Apple admits it is going to miss iPhone sales

Posted January 11, 2019

Apple on Wednesday lowered its forecast to $84 billion in revenue for its fiscal first quarter ended December 29, below analysts' estimate of $91.5 billion, according to IBES data from Refinitiv.

In a letter to investors from CEO Tim Cook on Wednesday, the company lowered revenue guidance to 84 billion US dollars, down from the 89-93 billion dollars range it had previously projected.

"We did not foresee the magnitude of the economic deceleration, particularly in Greater China", Cook wrote.

"We believe the economic environment in China has been further impacted by rising trade tensions with the United States". This turned out to have a significantly greater impact than we had projected. Nevertheless, the relatively poor earnings performance has depressed Apple's share price by about 8% recently, and may have had a knock-on effect on other tech stocks.

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China is now experiencing an economic slowdown, with GDP growth expected to hit 6.5 percent for the year, the lowest growth rate since 1990. "We don't view the Apple pre-announcement as a canary in the coal mine for emerging markets at large", says Bhansali.

The fact that Apple took the dramatic step of halting trading is an indication that the company was taken by surprise by the iPhone sales shortfall.

Services generated over $10.8 billion in revenue in Q1, growing to a new quarterly record in every geographic segment.

He noted that China's economy started to weaken in second-half 2018.

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But Cook also mentioned fewer carrier subsidiaries on new iPhones, as well as the dramatically lowered battery replacement price for older models (due to Apple's iPhone slowdown drama from late 2017), as contributing factors. Based on our best estimates of how these would play out, we predicted that we would report slight revenue growth year-over-year for the quarter.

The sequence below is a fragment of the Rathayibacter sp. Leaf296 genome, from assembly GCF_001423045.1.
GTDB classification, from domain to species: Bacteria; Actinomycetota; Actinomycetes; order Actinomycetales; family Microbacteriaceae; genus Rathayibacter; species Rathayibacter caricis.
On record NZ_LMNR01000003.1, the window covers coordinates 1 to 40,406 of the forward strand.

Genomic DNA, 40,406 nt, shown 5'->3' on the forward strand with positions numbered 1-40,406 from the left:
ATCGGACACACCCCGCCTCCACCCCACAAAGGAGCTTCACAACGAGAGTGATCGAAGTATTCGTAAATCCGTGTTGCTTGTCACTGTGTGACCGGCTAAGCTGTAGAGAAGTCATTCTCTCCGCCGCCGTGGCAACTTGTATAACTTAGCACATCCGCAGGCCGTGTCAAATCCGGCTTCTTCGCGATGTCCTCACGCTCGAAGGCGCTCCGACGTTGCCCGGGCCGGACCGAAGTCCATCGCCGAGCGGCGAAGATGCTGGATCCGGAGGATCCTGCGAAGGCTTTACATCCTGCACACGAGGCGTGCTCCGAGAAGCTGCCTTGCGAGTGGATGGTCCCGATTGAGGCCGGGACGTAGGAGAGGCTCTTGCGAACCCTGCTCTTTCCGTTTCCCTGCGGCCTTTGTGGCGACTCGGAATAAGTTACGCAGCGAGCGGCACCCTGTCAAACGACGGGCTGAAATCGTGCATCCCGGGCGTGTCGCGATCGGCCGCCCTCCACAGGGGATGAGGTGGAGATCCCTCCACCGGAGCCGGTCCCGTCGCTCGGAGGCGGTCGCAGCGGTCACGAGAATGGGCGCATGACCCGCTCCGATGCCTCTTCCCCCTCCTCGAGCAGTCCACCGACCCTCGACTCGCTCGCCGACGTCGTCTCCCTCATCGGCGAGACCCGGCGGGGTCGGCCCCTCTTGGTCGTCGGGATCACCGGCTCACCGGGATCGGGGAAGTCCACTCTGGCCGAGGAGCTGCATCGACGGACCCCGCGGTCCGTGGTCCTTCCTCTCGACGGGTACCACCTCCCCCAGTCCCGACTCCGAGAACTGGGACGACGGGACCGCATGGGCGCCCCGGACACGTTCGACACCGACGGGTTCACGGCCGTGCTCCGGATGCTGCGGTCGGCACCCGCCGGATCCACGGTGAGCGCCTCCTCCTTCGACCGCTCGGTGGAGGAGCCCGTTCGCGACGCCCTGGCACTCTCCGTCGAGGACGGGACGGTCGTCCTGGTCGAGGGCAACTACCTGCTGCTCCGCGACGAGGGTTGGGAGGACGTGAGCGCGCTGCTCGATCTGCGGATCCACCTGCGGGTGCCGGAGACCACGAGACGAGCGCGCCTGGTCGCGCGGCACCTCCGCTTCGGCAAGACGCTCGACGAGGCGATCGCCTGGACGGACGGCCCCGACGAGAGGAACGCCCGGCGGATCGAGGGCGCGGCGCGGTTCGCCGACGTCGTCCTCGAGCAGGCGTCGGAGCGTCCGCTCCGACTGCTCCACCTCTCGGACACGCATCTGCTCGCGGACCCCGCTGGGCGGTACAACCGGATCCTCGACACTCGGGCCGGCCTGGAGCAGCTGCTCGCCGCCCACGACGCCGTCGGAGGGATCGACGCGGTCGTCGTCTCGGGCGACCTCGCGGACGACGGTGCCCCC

"And what I believe to be the case is the trade tensions between the United States and China put additional pressure on their economy", Cook said in an interview with CNBC.

He points to tensions between China and the USA as contributing to the problem, but insists that Apple's future in the country is "bright". Those include "consumers adapting to a world with fewer carrier subsidies, USA dollar strength-related price increases, and some customers taking advantage of significantly reduced pricing for iPhone battery replacements", Cook wrote.

Apple is now the highest-profile multinational corporation to warn that the economic slowdown in China could hurt its business.

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